The nights are getting longer and colder this time of year, so we settled in with four beers as dark as the 5PM sky in this week's 2 O'Clock Tasting. The original "stout porters" of 18th century London were brewed for their heartiness in the face of harsh storage conditions; with any luck modern stouts will keep us just as well-preserved through the depths of winter.
Our selection spans the stout spectrum, two sweet, creamy milk stouts from New Yorkers Southern Tier and Kuka, a standard stout (with an anise-flavored twist) from Michigan's Bell's, and a deliciously bitter imperial stout from the Pennsylvanian Victory Brewing Company.
Southern Tier's 2X line turns intensity into an art form, "doubling" the strength, potency, and flavor of several classic styles. This practice makes an interesting pair with the milk stout, a style famous for its candied, easy-drinking accessibility. At 7.5% ABV, 2X Stout already outdoes most of its stylemates.
The double milk stout holds back from the usual stout black, instead pouring the deepest, murkiest amber—like a glass of pure iced coffee—with a respectable khaki head to match. The nose lingers of a chocolate milkshake: rich milk chocolate, vanilla, cream, even a faint hint of the cherry on top. Taste follows smell as impeccably smooth chocolate, lactose, caramel and just enough bitterness to keep it all from becoming cloying. A perfectly well-rounded stout to please milk stout fans and doubters alike.
The brewers at Kuka take their inspiration, as well as their name from the ancient traditions of the Andes. By incorporating into their beers Andean "super plants" favored by early South American civilizations, Kuka fuse antiquity and modernity. And what better an Andean ingredient of explore than the coffee bean?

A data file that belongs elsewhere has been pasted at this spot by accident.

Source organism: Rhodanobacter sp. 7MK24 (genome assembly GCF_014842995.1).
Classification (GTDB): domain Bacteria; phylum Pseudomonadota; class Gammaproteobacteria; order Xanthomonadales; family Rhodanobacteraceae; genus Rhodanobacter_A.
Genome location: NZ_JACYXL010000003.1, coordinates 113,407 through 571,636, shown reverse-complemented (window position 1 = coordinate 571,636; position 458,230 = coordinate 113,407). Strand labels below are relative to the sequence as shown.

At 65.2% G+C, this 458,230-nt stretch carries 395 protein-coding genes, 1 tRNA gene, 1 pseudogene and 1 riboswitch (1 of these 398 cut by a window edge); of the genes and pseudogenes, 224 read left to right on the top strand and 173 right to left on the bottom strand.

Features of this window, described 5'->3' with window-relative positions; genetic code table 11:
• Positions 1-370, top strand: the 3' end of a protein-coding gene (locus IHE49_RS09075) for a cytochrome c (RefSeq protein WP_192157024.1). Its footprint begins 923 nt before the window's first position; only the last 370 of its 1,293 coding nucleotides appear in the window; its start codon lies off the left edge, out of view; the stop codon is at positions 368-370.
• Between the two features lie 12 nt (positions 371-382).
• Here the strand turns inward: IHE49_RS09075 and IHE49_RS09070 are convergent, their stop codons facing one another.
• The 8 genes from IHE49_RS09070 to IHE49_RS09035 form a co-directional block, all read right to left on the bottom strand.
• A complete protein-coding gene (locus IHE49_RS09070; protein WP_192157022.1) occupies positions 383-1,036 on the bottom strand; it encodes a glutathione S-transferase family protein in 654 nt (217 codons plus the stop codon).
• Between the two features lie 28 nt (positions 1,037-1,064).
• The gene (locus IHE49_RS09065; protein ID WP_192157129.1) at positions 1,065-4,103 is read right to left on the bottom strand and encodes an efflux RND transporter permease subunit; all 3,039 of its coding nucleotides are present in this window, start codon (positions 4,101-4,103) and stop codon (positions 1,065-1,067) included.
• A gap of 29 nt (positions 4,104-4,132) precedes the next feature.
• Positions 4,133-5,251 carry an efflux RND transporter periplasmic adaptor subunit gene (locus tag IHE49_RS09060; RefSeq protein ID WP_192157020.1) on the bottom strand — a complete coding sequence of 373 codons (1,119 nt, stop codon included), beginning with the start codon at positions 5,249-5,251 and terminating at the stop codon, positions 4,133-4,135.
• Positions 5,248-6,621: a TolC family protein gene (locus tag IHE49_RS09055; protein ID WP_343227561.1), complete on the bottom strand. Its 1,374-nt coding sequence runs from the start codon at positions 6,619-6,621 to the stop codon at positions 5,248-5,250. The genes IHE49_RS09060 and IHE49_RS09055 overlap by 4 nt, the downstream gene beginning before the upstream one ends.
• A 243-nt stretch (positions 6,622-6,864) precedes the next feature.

Our second milk stout of the day with a mathematical operator in the name, Kuka's Coffee + Cream Stout turns the glass a dark, woody, translucent red, with a thin head. The aroma's initial wave of roastiness had us wondering if we'd actually poured a mislabeled bottle of fresh black coffee. Images of chalky cacao nibs and frozen chocolate ice cream emerged as we sniffed deeper. The flavor proved more understated than the nose, though rich coffee flavors still dominated the chocolate and lactose side of things. Pleasantly simple, heavily charred, and light in body, this is a brew for those who love ground beans as much as malted barley.
The flightier beer fans among us might balk at Kalamazoo's most distinctive ingredient: licorice. Luckily for them, the polarizing candy's presence is subtle enough to go unnoticed unless one seeks it out among the coffee and chocolate.
Without context, the name "Storm King" might call to mind an '80s hair metal band. Though Victory's dramatically named brew represents an entirely different art form, it shares its passion for intensity, darkness and challenging complexity with the rockers of yesteryear.
The King pours an inkier shade of its own bottle, with sliver of cola-colored head. A strong hop odor, along with an ineffable whiffs of dust and copper leap out from behind an aromatic wall of dark chocolate and espresso. The nose alone announces Storm King as a massive beer. The taste delivers on this promise, with a sweet chocolatey opening, followed by coffee and hints of tobacco, and ending with a robust crescendo hop bitterness and booze warmth. Storm King is a stout to push your taste buds to their limits, a face-melting guitar solo of a beer.